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A recent Nautilus Swiss symposium on 'Ensuring fair and transparent work in public infrastructures' discussed the need for formal 'charters' for decent working conditions at ports. The public symposium was held on 12 October 2022 in Basel following an internal annual meeting of Nautilus International's Swiss branch.
The planned publicly financed construction of a new trimodal port terminal in Switzerland known as 'Gateway Basel Nord' came under the spotlight at the Union's October symposium. It sought to present the public with an overview of various problems of non-transparent and precarious working conditions in the sectors of shipping, road transport, port handling and rail. The aim was to discuss how the construction, and, above all, the operation of the port infrastructure could be linked to social standards.
The symposium was attended by 32 participants – including many representatives of local authorities, media, political parties, terminal operators and managers of logistics and shipping companies and raised several constructive debates.
Mark Dickinson, Nautilus International general secretary, emphasised in his welcoming speech the great importance of the Basel region with its three existing ports for national and international supply chains. With the Rhine providing the link for global maritime trade to the so-called ARA ports – Antwerp, Rotterdam, Amsterdam – as well as the new freight rail tunnel through the Alps to the Mediterranean Sea. The combination of ship and rail has 'enormous economic and increasingly ecological potential'. Yet transport hubs like ports, have always had a fundamental social dimension; a hub like Basel on the border with France and Germany, which is frequented by a multinational transport workforce in particular.
Nautilus national secretary in Switzerland, Holger Schatz, presented an overview of the trends in shipping. In addition to the generally relatively low wages in inland navigation – which are strongly determined by the deregulated overall situation on the rivers of continental Europe – the increase in non-transparent company constructions, especially 'letterbox' companies, has been a problem in Swiss inland navigation for some time. This mainly concerns Dutch shipping companies that issue employment contracts under Swiss law through a trustee or lawyer in Switzerland, while the management and personnel department continue to operate from the Netherlands.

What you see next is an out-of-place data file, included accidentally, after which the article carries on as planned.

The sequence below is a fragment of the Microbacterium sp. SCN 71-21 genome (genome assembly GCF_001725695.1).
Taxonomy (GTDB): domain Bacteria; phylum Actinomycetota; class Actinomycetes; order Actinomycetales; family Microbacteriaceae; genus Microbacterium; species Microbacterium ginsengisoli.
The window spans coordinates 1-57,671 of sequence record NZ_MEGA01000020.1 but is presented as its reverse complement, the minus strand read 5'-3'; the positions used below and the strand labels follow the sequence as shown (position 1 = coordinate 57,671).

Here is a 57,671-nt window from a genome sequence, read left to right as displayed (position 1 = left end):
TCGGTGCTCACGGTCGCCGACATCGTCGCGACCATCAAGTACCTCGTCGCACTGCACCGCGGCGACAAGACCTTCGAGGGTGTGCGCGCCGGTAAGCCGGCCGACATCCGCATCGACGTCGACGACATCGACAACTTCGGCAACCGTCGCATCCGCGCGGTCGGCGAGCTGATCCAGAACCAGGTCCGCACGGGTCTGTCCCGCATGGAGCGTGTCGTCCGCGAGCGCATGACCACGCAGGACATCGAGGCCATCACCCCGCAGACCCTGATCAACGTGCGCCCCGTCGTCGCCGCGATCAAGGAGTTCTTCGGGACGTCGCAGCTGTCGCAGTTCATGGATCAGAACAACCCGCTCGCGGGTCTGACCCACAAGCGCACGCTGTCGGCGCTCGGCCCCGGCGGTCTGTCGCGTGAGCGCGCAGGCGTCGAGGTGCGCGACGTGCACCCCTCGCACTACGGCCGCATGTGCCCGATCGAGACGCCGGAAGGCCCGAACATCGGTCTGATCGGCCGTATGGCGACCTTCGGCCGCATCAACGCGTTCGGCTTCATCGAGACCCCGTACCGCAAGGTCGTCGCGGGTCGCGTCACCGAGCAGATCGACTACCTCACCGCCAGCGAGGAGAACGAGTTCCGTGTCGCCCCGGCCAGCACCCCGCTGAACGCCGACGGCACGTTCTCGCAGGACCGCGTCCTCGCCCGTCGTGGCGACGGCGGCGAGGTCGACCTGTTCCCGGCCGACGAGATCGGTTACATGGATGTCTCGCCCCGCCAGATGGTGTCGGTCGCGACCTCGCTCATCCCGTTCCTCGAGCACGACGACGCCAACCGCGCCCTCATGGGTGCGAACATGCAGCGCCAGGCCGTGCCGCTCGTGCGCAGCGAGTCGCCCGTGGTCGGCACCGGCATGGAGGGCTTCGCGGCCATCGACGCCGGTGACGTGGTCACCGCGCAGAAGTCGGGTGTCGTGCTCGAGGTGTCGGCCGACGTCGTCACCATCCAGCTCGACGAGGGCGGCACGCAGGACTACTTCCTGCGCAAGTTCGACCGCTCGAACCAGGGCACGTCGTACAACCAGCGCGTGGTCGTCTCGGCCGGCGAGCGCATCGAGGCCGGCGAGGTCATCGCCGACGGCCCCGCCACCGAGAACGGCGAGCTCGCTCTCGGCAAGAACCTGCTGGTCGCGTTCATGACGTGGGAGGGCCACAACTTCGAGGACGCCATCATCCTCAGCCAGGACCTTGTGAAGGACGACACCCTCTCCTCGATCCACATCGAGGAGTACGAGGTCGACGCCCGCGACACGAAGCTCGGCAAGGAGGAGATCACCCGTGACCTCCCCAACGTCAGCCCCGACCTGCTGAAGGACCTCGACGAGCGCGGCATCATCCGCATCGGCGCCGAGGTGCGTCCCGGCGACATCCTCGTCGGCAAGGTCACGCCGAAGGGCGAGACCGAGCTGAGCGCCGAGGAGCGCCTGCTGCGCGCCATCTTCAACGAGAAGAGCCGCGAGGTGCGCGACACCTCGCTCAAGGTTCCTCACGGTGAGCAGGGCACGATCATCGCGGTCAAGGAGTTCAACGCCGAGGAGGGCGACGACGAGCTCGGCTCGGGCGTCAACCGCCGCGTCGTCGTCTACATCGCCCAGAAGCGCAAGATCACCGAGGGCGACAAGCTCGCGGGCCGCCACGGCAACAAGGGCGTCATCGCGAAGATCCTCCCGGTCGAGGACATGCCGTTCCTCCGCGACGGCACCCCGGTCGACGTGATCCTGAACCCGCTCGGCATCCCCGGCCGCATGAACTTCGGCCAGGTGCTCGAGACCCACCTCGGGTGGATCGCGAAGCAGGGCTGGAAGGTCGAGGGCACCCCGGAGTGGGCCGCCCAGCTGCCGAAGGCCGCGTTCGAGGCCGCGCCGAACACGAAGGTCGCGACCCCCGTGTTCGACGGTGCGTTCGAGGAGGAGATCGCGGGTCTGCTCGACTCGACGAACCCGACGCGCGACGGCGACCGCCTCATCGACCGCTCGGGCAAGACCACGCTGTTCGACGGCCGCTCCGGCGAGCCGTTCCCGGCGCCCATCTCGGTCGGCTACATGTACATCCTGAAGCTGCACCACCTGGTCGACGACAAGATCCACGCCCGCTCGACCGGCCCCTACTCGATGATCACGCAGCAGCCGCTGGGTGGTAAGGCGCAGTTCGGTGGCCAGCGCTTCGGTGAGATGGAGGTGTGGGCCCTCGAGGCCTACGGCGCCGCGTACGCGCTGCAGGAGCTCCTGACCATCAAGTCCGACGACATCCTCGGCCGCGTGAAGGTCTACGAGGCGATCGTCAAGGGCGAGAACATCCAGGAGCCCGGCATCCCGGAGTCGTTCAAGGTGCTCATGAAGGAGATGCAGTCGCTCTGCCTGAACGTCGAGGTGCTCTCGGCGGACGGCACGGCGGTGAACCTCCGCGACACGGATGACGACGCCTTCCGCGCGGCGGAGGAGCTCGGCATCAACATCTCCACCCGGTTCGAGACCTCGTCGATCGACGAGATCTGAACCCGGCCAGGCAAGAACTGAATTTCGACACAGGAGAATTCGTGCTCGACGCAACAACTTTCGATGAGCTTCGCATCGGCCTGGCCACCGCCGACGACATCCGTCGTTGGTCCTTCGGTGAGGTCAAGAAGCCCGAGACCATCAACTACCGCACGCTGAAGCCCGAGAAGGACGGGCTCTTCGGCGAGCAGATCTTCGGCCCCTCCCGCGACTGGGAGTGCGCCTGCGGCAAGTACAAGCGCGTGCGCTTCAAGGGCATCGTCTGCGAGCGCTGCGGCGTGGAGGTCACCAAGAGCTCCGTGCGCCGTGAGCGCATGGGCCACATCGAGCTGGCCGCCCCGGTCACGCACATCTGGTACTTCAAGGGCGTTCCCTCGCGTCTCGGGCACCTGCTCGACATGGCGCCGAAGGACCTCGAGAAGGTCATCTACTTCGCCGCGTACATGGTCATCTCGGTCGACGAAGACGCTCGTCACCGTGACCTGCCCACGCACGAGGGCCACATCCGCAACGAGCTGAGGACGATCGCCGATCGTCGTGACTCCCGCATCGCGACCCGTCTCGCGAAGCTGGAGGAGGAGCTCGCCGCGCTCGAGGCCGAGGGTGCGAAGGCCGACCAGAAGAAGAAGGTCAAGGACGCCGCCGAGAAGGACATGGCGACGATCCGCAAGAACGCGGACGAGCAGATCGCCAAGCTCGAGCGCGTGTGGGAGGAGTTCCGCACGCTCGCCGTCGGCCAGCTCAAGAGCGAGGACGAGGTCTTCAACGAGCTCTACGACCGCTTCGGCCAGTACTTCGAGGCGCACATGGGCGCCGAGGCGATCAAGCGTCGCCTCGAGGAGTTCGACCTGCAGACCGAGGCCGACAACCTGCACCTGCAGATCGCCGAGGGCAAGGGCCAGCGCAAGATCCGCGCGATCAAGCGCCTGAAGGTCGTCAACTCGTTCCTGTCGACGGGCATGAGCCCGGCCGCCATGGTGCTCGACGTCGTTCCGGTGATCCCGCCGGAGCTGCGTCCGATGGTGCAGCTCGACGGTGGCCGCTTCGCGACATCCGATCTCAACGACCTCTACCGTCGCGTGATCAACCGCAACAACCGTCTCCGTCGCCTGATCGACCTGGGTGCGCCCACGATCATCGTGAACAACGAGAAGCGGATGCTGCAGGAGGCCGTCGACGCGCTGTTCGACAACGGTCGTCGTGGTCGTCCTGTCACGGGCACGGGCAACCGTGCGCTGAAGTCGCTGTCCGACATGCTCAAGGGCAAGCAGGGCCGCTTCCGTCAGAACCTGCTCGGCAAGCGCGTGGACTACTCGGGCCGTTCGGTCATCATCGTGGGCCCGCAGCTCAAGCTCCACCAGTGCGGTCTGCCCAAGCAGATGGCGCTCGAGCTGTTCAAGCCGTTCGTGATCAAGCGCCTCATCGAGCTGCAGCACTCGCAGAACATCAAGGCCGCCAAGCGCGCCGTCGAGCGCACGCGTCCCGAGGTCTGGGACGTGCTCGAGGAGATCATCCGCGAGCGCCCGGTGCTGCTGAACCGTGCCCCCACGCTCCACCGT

Actually, a Swiss employment contract has many advantages, apart from protection against dismissal. For example, social security contributions and taxes are low, there is a good pension fund system that guarantees good benefits and about 250 euros per month are paid by the state as child benefit for each child. However, if you are employed by a 'fake' Swiss employer, the problems accumulate very quickly. Especially in exceptional situations such as accidents, accidents, and illnesses. Chaos quickly ensues because the Dutch management and personnel department do not understand much about Swiss law and there are no local contacts.
Mr Schatz estimated that about 1,000 maritime employees work for such 'fake' Swiss employers.
Recently the Social Democratic Party asked a question in the city parliament demanding the cantonal government provide concrete information on the extent of foreign shipping companies registered in Switzerland with Swiss employment contracts. On the basis of the data provided, one plan could be to draw up a 'charter' with firm demands on the responsible regional government, as well as the operators of the existing port infrastructures in the greater Basel area.
The Port of Amsterdam recently issued something similar in the form of a circular to all rivercruise companies calling at Amsterdam stating that the port should be free of exploitation. The port cooperates with Nautilus International, which is invited to conduct ship visits at the passenger terminals. Companies are required to allow Nautilus on board, according to the circular.
A bolder move would be for a policy statement to be communicated in Basel to all transport companies including foreign companies from the ship, rail and truck sectors, who want to use the infrastructure of Basel ports – including rivercruise berths. This could require customers to allow trade unions, as experts on international regulations and workers' representative bodies, appropriate access to workers so that they can exercise their legally guaranteed freedom of association without fear.
Nautilus believes we have a duty to name the structures that lead to abuse and it is time for Swiss authorities to finally open their eyes, so that Switzerland as a shipping location does not degenerate into an offshore hub.